Communities and populations of sebacinoid basidiomycetes associated with the achlorophyllous orchid Neottia nidus-avis (L.) L.C.M. Rich. and neighbouring tree ectomycorrhizae

Authors

  • Marc-André Selosse,

    Corresponding author
    1. Institut de Systématique (IFR CNRS 1541), Muséum National d’Histoire Naturelle, 43 rue Cuvier, F-75005 Paris, France,
      M.-A. Selosse. Fax: +33 140793844; E-mail: ma.selosse@wanadoo.fr
    Search for more papers by this author
  • Michael WEIß,

    1. Lehrstuhl für Spezielle Botanik und Mykologie, Botanisches Institut, Universität Tübingen, Auf der Morgenstelle 1, D-72076 Tübingen, Germany,
    Search for more papers by this author
  • Jean-Luc Jany,

    1. UR 349, Unité de recherches ‘Ecosystèmes forestiers’, Equipe de Microbiologie Forestière, INRA, Centre de Recherches Forestières de Nancy, F-54280 Champenoux, France
    Search for more papers by this author
  • Annie Tillier

    1. Institut de Systématique (IFR CNRS 1541), Muséum National d’Histoire Naturelle, 43 rue Cuvier, F-75005 Paris, France,
    Search for more papers by this author

M.-A. Selosse. Fax: +33 140793844; E-mail: ma.selosse@wanadoo.fr

Abstract

Several achlorophyllous orchids associate with ectomycorrhizal hymenomycetes deriving carbon from surrounding trees for the plant. However, this has not been shown for achlorophyllous orchids associating with species of Rhizoctonia, a complex of basal lineages of hymenomycetes that are the most common orchid partners. We analysed Neottia nidus-avis, an achlorophyllous orchid symbiotic with a Rhizoctonia, to identify its symbionts by internal transcribed spacer (ITS) sequencing. Analysis of 61 root systems from 23 French populations showed that N. nidus-avis associates highly specifically with a group of species of Sebacinaceae. Their diversity emphasizes the need for further investigations in the Sebacinaceae systematics. Sebacinoid ITS sequences were often identical within orchid populations and a trend to regional variation in symbionts was observed. Using ITS and intergenic spacer (IGS) polymorphism, we showed that each root system harboured a single species, but that several genets colonized it. However, no polymorphism of these markers was found among portions of each root: this is consistent with the putative mode of entry of the fungus, i.e. from the rhizome into roots but not repeatedly from the soil. In addition, ectomycorrhizae were always found within the N. nidus-avis root systems: 120 of the 144 ectomycorrhizae typed by ITS sequencing were colonized by a sebacinoid fungus identical in ITS sequence to the respective orchid symbiont (even for the IGS polymorphism in some cases). Because sebacinoids were demonstrated recently to be ectomycorrhizal, the orchid is likely to derive its resources from surrounding trees, a mycorrhizal cheating strategy similar to other myco-heterotrophic plants studied to date.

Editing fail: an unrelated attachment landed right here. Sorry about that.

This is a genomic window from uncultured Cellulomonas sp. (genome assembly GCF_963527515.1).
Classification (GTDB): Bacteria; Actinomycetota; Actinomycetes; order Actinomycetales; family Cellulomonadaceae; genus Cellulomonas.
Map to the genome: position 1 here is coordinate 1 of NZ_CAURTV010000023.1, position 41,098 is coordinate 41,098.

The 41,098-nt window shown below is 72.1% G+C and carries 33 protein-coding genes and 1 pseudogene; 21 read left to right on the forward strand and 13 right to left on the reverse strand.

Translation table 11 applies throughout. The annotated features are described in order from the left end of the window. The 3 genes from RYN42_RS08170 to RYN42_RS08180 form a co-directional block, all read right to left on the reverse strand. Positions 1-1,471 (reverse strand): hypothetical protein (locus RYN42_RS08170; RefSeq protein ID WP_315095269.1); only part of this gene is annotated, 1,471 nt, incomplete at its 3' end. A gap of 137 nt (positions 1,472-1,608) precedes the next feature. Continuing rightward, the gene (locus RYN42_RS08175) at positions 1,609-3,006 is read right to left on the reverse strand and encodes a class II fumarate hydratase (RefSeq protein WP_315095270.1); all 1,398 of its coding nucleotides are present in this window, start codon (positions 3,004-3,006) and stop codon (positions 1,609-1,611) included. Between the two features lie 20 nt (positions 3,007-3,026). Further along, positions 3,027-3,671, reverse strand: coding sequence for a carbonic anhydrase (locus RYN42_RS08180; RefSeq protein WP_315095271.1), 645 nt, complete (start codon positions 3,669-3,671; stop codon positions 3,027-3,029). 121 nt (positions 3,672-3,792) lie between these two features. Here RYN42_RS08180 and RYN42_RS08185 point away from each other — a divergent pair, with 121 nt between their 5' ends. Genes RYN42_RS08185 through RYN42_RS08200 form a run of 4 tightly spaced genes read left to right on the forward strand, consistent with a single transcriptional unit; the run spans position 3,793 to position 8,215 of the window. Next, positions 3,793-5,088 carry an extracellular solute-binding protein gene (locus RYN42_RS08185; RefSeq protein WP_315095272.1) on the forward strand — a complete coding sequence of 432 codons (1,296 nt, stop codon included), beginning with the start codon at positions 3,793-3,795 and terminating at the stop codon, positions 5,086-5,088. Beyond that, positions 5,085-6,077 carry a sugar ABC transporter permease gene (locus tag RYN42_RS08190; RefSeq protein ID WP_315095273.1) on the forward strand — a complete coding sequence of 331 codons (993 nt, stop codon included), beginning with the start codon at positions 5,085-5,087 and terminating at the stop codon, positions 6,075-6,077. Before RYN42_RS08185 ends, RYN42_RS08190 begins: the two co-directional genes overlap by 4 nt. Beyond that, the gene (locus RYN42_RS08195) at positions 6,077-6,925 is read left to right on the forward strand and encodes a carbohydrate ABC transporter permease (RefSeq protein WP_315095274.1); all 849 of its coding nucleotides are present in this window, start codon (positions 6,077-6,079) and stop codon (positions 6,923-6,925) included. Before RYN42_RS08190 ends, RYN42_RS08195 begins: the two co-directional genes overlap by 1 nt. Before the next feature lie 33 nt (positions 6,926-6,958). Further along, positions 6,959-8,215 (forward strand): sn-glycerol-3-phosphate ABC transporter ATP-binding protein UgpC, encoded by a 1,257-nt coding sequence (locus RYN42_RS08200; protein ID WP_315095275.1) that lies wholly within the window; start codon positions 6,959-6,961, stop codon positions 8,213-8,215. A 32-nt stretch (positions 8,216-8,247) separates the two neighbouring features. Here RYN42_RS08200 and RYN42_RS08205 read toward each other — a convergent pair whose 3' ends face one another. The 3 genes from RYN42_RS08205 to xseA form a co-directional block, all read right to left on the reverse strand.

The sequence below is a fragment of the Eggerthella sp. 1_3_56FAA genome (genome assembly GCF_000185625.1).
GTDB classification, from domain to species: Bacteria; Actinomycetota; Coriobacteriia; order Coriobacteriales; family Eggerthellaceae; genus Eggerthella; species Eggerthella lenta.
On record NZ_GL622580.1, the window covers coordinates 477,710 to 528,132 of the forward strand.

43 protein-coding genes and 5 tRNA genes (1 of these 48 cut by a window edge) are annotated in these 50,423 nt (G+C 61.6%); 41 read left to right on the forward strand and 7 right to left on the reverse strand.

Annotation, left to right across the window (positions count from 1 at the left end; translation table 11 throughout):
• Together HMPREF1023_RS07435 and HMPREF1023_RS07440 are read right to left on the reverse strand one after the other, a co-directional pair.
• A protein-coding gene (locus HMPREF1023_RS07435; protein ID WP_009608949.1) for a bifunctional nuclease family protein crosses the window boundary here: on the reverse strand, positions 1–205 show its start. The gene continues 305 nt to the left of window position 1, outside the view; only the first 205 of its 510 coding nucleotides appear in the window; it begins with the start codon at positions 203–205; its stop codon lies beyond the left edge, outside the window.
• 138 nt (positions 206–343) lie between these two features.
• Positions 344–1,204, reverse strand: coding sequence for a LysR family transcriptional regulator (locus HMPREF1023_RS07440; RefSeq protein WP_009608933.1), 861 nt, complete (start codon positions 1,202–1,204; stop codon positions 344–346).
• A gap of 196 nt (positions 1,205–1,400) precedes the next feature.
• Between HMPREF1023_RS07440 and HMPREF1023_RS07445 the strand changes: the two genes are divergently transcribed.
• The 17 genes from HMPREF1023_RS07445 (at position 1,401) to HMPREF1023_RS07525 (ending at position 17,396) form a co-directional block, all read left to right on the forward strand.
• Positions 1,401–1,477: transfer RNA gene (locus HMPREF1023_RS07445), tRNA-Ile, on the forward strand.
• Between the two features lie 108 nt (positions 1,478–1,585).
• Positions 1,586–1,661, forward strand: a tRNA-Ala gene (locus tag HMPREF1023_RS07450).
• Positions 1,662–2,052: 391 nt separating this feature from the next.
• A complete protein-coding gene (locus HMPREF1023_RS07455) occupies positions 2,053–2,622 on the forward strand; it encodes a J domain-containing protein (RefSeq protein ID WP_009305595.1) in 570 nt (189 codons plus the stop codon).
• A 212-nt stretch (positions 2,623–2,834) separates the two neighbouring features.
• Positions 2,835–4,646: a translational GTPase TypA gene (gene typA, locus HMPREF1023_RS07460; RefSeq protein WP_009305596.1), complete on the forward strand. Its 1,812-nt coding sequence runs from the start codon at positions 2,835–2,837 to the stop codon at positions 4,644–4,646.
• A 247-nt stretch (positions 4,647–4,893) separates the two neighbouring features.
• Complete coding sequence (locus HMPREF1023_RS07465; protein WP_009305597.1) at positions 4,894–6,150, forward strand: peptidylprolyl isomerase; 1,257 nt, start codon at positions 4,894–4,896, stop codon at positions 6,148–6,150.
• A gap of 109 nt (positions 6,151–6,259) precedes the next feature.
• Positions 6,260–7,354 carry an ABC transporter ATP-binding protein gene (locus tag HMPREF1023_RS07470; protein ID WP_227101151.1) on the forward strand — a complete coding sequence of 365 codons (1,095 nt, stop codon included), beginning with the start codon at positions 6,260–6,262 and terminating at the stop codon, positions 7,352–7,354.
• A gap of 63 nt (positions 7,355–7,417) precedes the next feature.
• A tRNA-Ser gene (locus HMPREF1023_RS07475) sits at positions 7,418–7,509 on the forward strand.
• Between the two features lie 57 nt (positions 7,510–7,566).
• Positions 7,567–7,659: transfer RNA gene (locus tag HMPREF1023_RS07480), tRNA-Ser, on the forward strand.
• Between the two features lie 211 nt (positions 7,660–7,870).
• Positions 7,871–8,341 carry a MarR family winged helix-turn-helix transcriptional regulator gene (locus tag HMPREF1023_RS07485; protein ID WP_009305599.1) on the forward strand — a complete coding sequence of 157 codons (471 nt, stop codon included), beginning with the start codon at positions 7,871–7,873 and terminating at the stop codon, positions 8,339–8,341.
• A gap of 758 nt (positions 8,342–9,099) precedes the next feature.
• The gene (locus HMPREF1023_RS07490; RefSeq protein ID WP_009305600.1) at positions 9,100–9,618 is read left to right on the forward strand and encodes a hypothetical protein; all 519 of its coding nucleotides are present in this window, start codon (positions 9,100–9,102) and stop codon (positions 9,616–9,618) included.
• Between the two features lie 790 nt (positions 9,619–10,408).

Ancillary